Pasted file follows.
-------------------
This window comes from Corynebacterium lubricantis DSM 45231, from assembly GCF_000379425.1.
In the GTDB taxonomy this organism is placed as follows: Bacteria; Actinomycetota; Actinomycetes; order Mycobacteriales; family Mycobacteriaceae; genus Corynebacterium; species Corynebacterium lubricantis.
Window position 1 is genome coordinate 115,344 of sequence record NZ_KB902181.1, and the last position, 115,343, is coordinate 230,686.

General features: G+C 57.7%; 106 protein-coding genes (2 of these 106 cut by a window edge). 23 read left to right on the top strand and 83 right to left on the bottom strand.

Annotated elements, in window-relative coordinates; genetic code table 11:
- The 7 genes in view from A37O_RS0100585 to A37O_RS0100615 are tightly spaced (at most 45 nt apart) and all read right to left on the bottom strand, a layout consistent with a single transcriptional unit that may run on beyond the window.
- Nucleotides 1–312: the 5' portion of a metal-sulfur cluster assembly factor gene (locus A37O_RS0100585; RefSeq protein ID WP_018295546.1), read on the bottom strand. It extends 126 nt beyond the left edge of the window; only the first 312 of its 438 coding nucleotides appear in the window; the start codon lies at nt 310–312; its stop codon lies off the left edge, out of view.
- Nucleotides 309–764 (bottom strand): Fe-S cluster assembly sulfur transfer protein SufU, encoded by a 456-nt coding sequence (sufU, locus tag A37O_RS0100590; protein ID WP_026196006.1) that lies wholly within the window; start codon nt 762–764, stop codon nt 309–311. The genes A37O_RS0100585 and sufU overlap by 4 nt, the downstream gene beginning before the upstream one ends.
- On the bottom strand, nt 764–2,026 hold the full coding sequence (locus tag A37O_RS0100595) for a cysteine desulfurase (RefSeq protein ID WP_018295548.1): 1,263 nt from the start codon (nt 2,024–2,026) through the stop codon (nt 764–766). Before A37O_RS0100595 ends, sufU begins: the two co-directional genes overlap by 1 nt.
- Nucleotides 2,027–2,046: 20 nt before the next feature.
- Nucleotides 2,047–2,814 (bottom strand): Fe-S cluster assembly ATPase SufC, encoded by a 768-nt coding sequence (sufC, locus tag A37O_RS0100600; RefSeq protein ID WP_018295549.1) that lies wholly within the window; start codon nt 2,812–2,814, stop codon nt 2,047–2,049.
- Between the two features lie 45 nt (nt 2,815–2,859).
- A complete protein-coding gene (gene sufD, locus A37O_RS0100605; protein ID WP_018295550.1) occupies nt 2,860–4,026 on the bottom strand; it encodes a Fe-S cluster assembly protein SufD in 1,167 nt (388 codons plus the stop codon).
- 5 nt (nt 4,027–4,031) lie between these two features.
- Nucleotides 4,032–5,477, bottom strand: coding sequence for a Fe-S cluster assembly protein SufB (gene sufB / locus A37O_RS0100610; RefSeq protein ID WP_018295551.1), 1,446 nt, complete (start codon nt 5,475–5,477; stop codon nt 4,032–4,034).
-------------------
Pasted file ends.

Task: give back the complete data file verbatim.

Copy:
This window comes from Corynebacterium lubricantis DSM 45231, from assembly GCF_000379425.1.
In the GTDB taxonomy this organism is placed as follows: Bacteria; Actinomycetota; Actinomycetes; order Mycobacteriales; family Mycobacteriaceae; genus Corynebacterium; species Corynebacterium lubricantis.
Window position 1 is genome coordinate 115,344 of sequence record NZ_KB902181.1, and the last position, 115,343, is coordinate 230,686.

General features: G+C 57.7%; 106 protein-coding genes (2 of these 106 cut by a window edge). 23 read left to right on the top strand and 83 right to left on the bottom strand.

Annotated elements, in window-relative coordinates; genetic code table 11:
- The 7 genes in view from A37O_RS0100585 to A37O_RS0100615 are tightly spaced (at most 45 nt apart) and all read right to left on the bottom strand, a layout consistent with a single transcriptional unit that may run on beyond the window.
- Nucleotides 1–312: the 5' portion of a metal-sulfur cluster assembly factor gene (locus A37O_RS0100585; RefSeq protein ID WP_018295546.1), read on the bottom strand. It extends 126 nt beyond the left edge of the window; only the first 312 of its 438 coding nucleotides appear in the window; the start codon lies at nt 310–312; its stop codon lies off the left edge, out of view.
- Nucleotides 309–764 (bottom strand): Fe-S cluster assembly sulfur transfer protein SufU, encoded by a 456-nt coding sequence (sufU, locus tag A37O_RS0100590; protein ID WP_026196006.1) that lies wholly within the window; start codon nt 762–764, stop codon nt 309–311. The genes A37O_RS0100585 and sufU overlap by 4 nt, the downstream gene beginning before the upstream one ends.
- On the bottom strand, nt 764–2,026 hold the full coding sequence (locus tag A37O_RS0100595) for a cysteine desulfurase (RefSeq protein ID WP_018295548.1): 1,263 nt from the start codon (nt 2,024–2,026) through the stop codon (nt 764–766). Before A37O_RS0100595 ends, sufU begins: the two co-directional genes overlap by 1 nt.
- Nucleotides 2,027–2,046: 20 nt before the next feature.
- Nucleotides 2,047–2,814 (bottom strand): Fe-S cluster assembly ATPase SufC, encoded by a 768-nt coding sequence (sufC, locus tag A37O_RS0100600; RefSeq protein ID WP_018295549.1) that lies wholly within the window; start codon nt 2,812–2,814, stop codon nt 2,047–2,049.
- Between the two features lie 45 nt (nt 2,815–2,859).
- A complete protein-coding gene (gene sufD, locus A37O_RS0100605; protein ID WP_018295550.1) occupies nt 2,860–4,026 on the bottom strand; it encodes a Fe-S cluster assembly protein SufD in 1,167 nt (388 codons plus the stop codon).
- 5 nt (nt 4,027–4,031) lie between these two features.
- Nucleotides 4,032–5,477, bottom strand: coding sequence for a Fe-S cluster assembly protein SufB (gene sufB / locus A37O_RS0100610; RefSeq protein ID WP_018295551.1), 1,446 nt, complete (start codon nt 5,475–5,477; stop codon nt 4,032–4,034).